Bjorkman also left me hanging at the end on my question about engaging young voters. He certainly believes young people should be interested and involved in this House contest, because the race is all about “preserving the American dream for their generation and their children.” Preserving the American dream ought to be enough to mobilize everyone to study the candidates and vote, but preserving the American dream is a banner any candidate can wave. Bjorkman the man of principle, policy, and problem-solving will want to sit down with his team of campaign strategists and marketers to figure out how to distinguish himself in the marketplace and uniquely appeal to the young voters who, if properly motivated, could tip the election in his favor. (Of course, Bjorkman may have already distinguished himself from all comers by saying “universal health care” and “increase the minimum wage.” Team Bjorkman: are you positioning Bjorkman as South Dakota’s Bernie Sanders?)
Around 8:45, Bjorkman spoke of the hard, lonely accountability of being a judge:
There’s nobody else to point a finger at or blame for any decision you make. You alone stand accountable for it. You alone are responsible for it, and it’s a very lonely job to sentence somebody for first-degree murder.
A trial judge makes thousands of decisions that impact people’s lives in important ways every year, and every time your duty is to do what’s right, what’s fair and just. So do I think that’s a good exercise for making decisions for the public on issues? Yes, I do, I think it’s good training for that [Bjorkman, timestamp 8:45].
Bjorkman should speak of that experience and responsibility every chance he gets. That judicial experience may even excuse, explain, and justify his not having a quick answer on immigration. As a judge, Bjorkman spent years making decisions with grave consequences. The liberty, health, safety, financial well-being, and the very lives of citizens, not to mention the proper application of law, hung on his thoughts and words. The details of his every decision were subject to review by higher courts. Bjorkman had to take his time to make sure he reviewed evidence from all sides and worked toward a just decision. The courtroom is no place for off-the-cuff statements. Neither is the campaign trail or Congress, not for Bjorkman, a thoughtful decision-maker who recognizes the impact of his words and policies. He won’t wing it; he’ll take his time and think it through. (Another note to Bjorkman’s campaign staff: on this key quality, thorough, thoughtful Bjorkman is the anti-Trump. Keep him off Twitter!)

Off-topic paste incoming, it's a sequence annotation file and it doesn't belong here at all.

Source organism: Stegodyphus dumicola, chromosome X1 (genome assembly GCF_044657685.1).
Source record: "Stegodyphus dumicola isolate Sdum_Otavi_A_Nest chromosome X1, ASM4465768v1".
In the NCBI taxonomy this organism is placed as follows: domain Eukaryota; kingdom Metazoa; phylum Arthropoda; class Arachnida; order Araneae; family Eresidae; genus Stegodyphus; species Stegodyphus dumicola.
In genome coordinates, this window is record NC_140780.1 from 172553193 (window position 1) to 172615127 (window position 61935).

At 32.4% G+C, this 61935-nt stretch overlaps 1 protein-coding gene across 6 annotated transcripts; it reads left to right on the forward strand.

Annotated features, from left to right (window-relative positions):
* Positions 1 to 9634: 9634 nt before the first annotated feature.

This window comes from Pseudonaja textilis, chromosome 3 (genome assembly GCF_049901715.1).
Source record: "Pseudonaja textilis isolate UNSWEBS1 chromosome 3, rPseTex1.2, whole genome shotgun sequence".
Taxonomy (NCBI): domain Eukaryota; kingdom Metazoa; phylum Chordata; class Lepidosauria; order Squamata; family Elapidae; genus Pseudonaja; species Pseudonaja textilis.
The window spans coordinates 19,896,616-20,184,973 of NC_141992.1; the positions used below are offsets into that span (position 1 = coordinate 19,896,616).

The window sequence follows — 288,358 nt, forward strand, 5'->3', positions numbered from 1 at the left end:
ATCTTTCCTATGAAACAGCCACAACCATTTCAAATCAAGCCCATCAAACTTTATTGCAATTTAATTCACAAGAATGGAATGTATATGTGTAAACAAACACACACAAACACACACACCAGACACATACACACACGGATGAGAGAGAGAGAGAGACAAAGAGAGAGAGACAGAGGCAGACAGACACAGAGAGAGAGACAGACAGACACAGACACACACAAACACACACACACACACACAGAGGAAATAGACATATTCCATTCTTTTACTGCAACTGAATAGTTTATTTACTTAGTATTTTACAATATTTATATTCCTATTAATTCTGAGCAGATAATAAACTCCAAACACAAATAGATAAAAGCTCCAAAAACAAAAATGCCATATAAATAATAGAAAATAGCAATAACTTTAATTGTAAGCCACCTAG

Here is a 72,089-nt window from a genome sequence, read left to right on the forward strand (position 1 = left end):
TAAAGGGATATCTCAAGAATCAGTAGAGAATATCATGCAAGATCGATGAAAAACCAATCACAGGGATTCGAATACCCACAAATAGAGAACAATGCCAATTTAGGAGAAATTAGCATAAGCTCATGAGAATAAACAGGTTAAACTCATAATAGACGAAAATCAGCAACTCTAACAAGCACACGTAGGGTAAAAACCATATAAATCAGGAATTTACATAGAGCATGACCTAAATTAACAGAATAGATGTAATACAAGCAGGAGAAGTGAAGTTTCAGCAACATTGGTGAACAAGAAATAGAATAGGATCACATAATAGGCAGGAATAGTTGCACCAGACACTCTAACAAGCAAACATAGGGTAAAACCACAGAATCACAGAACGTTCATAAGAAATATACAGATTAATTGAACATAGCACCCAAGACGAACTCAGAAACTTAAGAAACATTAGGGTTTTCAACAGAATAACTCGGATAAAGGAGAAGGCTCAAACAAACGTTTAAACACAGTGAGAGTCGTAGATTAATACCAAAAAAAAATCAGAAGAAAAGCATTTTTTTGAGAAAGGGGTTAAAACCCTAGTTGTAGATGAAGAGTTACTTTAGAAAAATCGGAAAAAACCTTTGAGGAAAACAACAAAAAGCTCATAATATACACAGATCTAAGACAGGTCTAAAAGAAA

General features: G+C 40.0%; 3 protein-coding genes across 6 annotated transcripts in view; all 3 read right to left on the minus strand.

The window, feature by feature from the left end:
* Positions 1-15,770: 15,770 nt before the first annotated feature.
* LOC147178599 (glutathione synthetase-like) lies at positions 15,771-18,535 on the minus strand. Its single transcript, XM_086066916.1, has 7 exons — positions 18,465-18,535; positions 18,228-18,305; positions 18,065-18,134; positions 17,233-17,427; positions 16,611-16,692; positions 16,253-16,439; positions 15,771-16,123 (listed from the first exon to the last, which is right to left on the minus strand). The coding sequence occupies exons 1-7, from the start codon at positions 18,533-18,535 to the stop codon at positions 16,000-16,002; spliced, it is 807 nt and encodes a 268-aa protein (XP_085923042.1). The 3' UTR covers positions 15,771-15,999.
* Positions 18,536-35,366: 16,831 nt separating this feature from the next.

The follow-up question about whether handing out all those sentences might produce a backlash at the polls from convicts and families didn’t faze Bjorkman. “Most people who go to prison, they’re struggling and they know it, and their families know it.” He said many people he sentenced told him, “I don’t want freedom; I want to be cured.” Bjorkman comes across not as a hard case who doesn’t care about the defendants who’ve come before him; quite the contrary, he sounds like a judge at peace with his conscience who has used the bench to help broken people.
Making none of the press coverage was Bjorkman’s suggestion to the press for a really useful news story:
You want to see what’s going on in our culture… sit in court for a day, or better yet, do a story where you’re following someone into the couet system and through the penal system, parole system afterward. You’d have a very powerful story. It might win you an award if you want to do that. It just takes some work and effort. I’ve recommended that to several reporters. Nobody’s taken me up on that. The parole board will welcome you on that end, too, to sit in on hearings, they’ve told me that [Bjorkman, timestamp 11:45].
On this suggestion and in his resistance to standard reporters’ horserace questions, Bjorkman signaled a practiced, professional, and gently sparring relationship with the press. “I’m not gonna do what you’d like me to there,” Bjorkman said to KELO’s question at 12:20 about why voters should choose him over his Republican opponents Dusty Johnson and Shantel Krebs. Bjorkman is not nihilist tyrant Donald Trump trying to delegitimize the national press that is exposing his sins. Nor is he a naïf frightened or bedazzled by the cameras and mics. Bjorkman is gently challenging the local press to focus on issues that matter and not falling into the quick-hit horserace comments that make it easier for reporters to meet the ten p.m. deadline.
I still want answers on immigration and engaging young voters in democracy (plus education, Native American relations, net neutrality, privacy…)… but as Bjorkman noted, I’m asking several months before anyone will really be paying attention. I have high expectations, and Bjorkman has time to meet them. In his first campaign press scrum yesterday, Bjorkman showed he may have the chops to do it.